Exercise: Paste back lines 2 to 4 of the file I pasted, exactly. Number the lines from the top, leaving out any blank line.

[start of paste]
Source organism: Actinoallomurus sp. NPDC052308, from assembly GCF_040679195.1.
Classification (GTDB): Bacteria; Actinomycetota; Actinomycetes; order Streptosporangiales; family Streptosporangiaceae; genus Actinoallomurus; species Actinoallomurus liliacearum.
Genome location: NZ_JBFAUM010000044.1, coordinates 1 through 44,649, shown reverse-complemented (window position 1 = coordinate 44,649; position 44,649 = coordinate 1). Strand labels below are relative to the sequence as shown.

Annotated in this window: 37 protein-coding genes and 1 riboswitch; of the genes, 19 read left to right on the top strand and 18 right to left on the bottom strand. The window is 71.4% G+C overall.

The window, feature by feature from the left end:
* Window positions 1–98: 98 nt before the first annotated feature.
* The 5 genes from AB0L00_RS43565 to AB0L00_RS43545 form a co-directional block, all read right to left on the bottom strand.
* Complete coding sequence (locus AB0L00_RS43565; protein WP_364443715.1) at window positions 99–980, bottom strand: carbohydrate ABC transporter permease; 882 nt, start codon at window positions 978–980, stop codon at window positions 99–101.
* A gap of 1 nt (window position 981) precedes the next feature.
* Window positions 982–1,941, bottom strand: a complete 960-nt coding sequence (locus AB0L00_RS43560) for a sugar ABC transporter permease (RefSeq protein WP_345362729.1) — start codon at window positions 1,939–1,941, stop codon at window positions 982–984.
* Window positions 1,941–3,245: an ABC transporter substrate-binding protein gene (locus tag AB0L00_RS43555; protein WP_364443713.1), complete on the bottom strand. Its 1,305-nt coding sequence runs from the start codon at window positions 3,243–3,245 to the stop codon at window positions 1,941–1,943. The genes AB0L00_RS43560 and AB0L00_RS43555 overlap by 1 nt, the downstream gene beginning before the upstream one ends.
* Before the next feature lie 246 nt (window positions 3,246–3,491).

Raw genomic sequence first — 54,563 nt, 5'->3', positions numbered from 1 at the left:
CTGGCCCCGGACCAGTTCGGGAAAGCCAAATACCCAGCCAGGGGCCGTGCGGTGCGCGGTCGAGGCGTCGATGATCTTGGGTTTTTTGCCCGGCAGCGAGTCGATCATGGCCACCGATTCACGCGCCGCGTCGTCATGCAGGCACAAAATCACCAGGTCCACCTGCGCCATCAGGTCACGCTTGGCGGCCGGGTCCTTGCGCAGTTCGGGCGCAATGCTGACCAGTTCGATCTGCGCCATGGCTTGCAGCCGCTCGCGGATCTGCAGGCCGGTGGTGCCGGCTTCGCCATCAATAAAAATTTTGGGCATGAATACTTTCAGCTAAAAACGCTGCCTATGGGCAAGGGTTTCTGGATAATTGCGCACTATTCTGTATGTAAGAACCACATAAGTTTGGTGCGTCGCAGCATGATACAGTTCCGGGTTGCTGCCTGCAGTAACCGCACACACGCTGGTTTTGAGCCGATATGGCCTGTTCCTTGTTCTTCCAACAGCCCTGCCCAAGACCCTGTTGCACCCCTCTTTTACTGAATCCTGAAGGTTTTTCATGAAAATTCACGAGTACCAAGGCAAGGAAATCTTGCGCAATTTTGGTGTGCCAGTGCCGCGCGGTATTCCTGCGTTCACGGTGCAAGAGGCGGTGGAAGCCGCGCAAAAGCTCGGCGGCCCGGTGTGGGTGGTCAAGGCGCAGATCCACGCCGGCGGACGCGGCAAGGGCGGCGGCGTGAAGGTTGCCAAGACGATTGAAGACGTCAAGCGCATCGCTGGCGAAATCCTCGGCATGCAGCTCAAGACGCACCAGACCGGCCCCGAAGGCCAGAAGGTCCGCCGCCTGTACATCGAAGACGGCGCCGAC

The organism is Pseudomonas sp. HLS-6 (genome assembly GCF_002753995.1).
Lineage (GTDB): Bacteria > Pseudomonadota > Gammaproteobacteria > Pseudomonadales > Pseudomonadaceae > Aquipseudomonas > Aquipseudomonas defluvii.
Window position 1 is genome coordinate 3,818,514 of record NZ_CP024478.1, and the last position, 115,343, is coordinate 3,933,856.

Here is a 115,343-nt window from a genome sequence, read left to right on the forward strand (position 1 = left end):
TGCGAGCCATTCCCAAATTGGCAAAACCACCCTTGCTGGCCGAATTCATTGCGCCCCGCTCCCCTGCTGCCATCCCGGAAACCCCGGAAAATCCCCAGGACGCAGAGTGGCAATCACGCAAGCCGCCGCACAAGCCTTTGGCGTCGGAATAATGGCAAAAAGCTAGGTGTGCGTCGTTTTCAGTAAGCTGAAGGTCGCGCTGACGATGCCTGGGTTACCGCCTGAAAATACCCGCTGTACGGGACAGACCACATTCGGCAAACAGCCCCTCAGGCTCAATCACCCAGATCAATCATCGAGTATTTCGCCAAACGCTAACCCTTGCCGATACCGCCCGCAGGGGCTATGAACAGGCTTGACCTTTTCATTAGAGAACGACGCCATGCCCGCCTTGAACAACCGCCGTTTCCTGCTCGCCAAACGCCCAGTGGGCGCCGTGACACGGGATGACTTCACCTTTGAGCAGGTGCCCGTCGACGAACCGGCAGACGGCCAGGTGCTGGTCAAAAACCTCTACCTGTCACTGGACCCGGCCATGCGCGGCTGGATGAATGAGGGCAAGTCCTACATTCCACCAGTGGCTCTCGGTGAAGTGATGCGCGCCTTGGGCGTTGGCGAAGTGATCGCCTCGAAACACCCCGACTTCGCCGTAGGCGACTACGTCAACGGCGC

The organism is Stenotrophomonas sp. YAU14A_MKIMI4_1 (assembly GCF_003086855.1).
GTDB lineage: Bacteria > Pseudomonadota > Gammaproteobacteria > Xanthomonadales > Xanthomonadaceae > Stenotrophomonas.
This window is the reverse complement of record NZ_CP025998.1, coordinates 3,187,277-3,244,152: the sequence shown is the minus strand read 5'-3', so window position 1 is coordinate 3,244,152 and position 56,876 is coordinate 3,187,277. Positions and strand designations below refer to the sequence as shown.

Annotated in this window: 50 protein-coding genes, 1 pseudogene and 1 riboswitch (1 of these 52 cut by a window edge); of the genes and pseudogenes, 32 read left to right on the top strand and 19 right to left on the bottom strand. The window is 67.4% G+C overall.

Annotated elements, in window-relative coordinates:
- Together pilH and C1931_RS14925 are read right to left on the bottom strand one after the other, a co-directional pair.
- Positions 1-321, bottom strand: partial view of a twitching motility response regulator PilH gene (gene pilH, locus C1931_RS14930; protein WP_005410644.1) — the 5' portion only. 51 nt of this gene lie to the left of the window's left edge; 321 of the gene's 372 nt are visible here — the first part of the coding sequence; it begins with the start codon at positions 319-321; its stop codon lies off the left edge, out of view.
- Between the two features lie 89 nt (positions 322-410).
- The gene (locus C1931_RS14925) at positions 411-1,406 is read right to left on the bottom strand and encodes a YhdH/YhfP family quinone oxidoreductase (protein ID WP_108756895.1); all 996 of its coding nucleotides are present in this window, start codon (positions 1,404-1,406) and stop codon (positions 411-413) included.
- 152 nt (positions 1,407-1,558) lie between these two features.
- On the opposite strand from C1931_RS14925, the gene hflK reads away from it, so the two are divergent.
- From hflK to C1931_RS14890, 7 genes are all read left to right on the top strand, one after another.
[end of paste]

Classification (GTDB): Bacteria; Actinomycetota; Actinomycetes; order Streptosporangiales; family Streptosporangiaceae; genus Actinoallomurus; species Actinoallomurus liliacearum.
Genome location: NZ_JBFAUM010000044.1, coordinates 1 through 44,649, shown reverse-complemented (window position 1 = coordinate 44,649; position 44,649 = coordinate 1). Strand labels below are relative to the sequence as shown.

Annotated in this window: 37 protein-coding genes and 1 riboswitch; of the genes, 19 read left to right on the top strand and 18 right to left on the bottom strand. The window is 71.4% G+C overall.